In this article, I publish the most recent patient information sheets for the two suspended Inspire and RegenVox trachea transplant clinical trials, which I obtained under Freedom of Information request from the UK Health Research Authority (HRA).  Continue reading “Martin Birchall’s shaky road to mass trachea transplanting”

Oncogene EiC Justin Stebbing, a hypocrite of research integrity?

Oncogene EiC Justin Stebbing, a hypocrite of research integrity?

The cancer research journal Oncogene issued on October 16th 2017 an Editorial on the topic of research integrity:

“The importance of being earnest in post-publication review: scientific fraud and the scourges of anonymity and excuses”.

The editorial contains a list of 8 common excuses dishonest authors used to escape responsibility for manipulated data. It was authored by David Sanders, virologist and professor at the Department of Biological Sciences at the Purdue University in West Lafayette, Indiana, US, as well as Justin Stebbing, professor of cancer medicine and oncology at the Imperial College London, UK, who is also one of the two Editors-in-Chief (EiC) of the journal Oncogene. Sander is one of these rare brave academics who is unafraid to call out scientific misconduct while his peers hide in the bushes and instead even point fingers at whistleblowers like him. As the newspaper USA Today wrote earlier this year, Sanders made himself a very powerful enemy, the star US cancer researcher with Italian origins, Carlo Croce:

“But that didn’t stop Sanders from alleging that Dr. Carlo Croce, a prominent cancer researcher at Ohio State University, falsified data or plagiarized text in more than two dozen articles Croce has authored. For the past two-plus years, Sanders has contacted scientific journals in which the articles appeared to alert them of his concerns. Earlier this month, he went more public with his claims in an investigative piece by the New York Times that delved into years of ethics charges against Croce.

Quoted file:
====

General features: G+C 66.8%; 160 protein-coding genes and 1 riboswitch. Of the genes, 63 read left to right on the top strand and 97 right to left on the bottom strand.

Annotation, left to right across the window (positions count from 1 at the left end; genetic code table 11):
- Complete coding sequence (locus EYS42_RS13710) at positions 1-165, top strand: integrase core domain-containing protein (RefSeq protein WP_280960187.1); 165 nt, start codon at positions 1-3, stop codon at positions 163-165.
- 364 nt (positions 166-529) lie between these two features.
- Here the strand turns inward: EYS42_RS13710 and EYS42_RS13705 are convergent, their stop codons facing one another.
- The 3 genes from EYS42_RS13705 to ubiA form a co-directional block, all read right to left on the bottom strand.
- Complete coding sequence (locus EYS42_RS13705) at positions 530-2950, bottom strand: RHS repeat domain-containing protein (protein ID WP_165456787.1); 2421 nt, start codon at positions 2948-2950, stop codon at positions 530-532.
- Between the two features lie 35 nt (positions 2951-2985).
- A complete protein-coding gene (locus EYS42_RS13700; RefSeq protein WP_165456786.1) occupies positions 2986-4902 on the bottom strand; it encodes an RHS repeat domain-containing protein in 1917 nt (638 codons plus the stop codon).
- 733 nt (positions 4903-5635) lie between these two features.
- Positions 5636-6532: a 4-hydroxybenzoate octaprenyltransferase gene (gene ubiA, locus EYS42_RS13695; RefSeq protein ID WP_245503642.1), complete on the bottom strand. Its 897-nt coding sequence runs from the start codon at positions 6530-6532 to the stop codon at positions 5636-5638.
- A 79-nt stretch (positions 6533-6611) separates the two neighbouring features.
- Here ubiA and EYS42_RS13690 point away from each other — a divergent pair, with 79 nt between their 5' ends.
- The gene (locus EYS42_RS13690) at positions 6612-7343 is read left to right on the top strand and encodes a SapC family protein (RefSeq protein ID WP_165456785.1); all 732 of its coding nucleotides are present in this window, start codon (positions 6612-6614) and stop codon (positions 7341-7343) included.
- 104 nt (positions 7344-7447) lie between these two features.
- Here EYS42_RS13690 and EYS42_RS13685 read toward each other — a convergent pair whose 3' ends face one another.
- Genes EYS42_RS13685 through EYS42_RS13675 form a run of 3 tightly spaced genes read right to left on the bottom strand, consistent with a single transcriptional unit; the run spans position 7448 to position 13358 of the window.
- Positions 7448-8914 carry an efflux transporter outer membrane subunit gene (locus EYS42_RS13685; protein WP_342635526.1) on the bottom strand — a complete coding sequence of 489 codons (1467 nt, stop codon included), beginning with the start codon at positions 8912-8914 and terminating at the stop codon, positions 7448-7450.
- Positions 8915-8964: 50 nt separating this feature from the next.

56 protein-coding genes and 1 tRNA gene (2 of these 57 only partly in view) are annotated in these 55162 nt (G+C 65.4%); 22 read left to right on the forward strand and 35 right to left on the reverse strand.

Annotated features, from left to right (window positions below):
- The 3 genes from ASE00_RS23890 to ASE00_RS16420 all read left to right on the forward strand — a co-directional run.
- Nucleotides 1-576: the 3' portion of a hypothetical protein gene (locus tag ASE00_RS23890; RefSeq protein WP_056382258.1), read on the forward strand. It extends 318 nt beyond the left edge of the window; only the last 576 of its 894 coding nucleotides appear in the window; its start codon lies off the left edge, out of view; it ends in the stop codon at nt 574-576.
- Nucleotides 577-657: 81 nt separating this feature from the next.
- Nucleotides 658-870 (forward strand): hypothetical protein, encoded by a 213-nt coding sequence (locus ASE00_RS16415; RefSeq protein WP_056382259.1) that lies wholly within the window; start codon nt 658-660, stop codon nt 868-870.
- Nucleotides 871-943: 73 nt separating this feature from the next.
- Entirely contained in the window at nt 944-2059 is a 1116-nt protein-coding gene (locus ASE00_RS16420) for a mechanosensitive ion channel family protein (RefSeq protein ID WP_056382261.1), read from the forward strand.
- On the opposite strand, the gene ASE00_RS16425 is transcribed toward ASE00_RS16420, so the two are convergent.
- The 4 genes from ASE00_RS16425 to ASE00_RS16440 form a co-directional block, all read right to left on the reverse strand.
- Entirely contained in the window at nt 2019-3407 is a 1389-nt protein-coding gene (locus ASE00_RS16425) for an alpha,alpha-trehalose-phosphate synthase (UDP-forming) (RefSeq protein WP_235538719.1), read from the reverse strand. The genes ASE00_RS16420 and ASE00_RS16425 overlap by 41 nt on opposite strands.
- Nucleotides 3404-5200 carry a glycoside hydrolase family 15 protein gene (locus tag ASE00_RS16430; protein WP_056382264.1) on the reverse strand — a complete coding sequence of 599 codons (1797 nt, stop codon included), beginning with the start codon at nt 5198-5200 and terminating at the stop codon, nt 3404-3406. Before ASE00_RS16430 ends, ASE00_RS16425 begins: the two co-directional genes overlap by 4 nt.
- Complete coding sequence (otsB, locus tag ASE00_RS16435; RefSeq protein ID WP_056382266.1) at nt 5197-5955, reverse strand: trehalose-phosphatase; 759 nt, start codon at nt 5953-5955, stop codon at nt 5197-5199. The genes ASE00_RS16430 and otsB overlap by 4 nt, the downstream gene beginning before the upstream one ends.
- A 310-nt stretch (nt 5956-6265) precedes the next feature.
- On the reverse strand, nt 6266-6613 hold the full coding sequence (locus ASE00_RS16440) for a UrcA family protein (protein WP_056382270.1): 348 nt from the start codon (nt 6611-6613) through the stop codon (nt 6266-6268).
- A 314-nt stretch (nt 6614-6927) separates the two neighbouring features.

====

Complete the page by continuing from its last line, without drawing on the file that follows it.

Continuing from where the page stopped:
“There are, and I anticipate there will be additional, consequences for my career,” Sanders said Tuesday afternoon while sitting in his office inside the Hockmeyer Hall of Structural Biology at Purdue.

This isn’t the first time Sanders has publicly accused a scientist of bad behavior. In 2012, Sanders had an article by a former colleague retracted on the basis that the colleague used their former deceased research partner’s data in the paper without permission”.

A long article appeared in The New York Times prior to that, “Years of Ethics Charges, but Star Cancer Researcher Gets a Pass“, detailing the case of Carlo Croce and the role of Sanders the whistleblower, and the Ohio State University, who were mostly covering up the affair. Croce hit back: he is now suing the newspaper, and in separate lawsuit, also Sanders at a New York court, as reported by Retraction Watch.

Hence, Sanders knows first-hand what research misconduct is and how to act upon it. Indeed, the editorial was his idea, and his co-author Stebbing joined afterwards. As Sanders wrote to me:

“The impulse for the editorial and the list was from me.  We discussed the inclusion of particular items and how they were described together”.